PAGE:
Magdalene Laundries – Part 2/2: Institutionalised Slavery

When the Sisters of Charity in Dublin sold off their property to the Government in 1993, the news burst forth that there were 133 unmarked graves in the grounds. It was discovered that these were previous inmates of the convent laundry. While some bodies were claimed by family members after this became public, many of them remained unnamed, unclaimed. One of the reasons they could not have been traced was that once they entered the asylum, their entire identity before entry was effaced, and their names changed. These women did not even have any death certificates, which went against the law of the time. The convent seemed to have got away with blatantly flouting the law in this case, as indeed, it had by forcibly detaining women to work without pay, and pocketing the income from their labour.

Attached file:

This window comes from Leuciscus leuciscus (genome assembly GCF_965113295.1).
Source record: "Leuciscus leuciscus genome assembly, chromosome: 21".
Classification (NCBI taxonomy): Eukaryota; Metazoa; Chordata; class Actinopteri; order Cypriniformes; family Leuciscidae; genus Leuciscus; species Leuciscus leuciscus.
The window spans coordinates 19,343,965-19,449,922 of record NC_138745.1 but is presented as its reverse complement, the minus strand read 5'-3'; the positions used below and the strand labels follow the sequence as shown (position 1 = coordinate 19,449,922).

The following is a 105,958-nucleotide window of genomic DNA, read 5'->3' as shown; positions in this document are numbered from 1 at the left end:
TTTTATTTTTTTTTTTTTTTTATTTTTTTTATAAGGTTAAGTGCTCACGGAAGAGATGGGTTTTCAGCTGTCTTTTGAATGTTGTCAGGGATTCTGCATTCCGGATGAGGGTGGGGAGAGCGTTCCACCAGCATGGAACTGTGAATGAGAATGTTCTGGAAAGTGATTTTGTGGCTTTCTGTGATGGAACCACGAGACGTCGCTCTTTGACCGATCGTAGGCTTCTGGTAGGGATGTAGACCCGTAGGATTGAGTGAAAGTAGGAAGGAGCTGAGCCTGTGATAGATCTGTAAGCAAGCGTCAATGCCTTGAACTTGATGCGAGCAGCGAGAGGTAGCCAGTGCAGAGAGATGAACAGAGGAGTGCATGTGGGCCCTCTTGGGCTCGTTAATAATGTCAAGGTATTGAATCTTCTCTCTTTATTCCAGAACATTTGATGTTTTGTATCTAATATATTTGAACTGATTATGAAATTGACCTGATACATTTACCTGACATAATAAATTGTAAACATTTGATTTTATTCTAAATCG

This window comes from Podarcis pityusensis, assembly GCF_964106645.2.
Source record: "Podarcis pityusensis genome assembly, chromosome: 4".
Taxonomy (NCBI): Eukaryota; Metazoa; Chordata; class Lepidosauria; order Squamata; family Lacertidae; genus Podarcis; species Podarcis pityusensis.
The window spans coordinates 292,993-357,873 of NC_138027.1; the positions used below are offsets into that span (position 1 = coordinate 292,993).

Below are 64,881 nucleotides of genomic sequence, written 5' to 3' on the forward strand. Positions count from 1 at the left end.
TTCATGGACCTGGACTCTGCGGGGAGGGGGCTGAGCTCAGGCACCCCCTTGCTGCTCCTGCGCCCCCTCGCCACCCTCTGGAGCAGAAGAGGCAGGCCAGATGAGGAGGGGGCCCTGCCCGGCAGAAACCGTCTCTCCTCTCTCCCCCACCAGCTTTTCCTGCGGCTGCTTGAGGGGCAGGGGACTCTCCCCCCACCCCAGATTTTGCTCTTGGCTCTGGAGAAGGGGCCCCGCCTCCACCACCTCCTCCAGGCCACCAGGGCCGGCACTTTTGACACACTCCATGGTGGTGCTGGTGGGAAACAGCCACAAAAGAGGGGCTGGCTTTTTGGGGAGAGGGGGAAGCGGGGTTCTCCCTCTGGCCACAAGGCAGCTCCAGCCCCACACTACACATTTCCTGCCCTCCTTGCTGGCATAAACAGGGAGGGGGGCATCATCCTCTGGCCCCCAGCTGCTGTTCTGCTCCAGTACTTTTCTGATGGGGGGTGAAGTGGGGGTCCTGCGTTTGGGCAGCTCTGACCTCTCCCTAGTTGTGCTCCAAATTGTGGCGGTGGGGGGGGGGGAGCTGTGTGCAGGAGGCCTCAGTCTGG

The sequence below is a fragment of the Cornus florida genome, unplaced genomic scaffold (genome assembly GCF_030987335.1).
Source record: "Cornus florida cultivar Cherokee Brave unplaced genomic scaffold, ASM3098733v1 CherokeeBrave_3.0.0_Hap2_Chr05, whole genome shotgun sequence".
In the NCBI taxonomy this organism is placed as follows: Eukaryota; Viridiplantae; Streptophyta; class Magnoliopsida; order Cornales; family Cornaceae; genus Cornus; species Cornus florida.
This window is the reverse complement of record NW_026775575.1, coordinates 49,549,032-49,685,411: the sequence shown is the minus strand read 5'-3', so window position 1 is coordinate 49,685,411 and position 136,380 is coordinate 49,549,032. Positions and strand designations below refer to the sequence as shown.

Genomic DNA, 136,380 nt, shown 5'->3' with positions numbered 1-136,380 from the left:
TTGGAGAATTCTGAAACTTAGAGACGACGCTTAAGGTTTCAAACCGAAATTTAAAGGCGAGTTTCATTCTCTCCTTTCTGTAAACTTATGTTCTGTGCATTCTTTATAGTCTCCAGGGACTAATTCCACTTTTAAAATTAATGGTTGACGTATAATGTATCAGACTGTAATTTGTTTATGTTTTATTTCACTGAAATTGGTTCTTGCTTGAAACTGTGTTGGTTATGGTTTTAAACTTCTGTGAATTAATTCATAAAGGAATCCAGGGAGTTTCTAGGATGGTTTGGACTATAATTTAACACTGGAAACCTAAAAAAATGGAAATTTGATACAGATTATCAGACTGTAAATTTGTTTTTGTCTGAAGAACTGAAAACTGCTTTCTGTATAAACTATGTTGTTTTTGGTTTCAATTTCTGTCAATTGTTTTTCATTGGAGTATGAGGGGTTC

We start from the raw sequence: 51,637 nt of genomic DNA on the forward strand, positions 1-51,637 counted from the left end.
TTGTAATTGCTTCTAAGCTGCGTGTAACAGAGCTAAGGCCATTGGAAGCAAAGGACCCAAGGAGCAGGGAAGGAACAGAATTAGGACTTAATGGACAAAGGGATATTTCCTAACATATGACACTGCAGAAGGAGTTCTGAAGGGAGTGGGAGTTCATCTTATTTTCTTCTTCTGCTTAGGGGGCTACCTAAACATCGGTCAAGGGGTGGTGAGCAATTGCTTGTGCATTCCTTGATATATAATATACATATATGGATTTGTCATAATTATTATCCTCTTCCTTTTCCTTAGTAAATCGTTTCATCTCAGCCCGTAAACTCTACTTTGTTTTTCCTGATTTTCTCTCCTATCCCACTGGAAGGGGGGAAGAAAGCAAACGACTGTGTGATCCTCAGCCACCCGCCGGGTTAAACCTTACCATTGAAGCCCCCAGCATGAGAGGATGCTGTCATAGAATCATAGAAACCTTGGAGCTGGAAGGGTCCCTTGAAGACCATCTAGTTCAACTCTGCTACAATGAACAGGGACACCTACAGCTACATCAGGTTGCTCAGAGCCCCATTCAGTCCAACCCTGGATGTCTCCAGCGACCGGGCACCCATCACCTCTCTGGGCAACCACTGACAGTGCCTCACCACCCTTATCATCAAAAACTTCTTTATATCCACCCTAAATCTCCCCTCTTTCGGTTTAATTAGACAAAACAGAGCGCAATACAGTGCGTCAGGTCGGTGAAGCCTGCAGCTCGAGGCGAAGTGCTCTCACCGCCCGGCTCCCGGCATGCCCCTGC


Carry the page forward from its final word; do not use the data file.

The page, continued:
Magdalene Laundries – Part 1/2: An Erotophobic Society

Magdalene Asylums or Magdalene Laundries were religious organisations set up ostensibly for the reformation and shelter of “fallen” women. The idea was to model the asylums in the name of Mary Magdalene, who, according to the Catholic Church, was a prostitute and a sinner. Her penitence and repentance earned her a place among the saints of the Catholic Church, in the process leading to the degradation, imprisonment and forced penance of innocent women several hundred years later.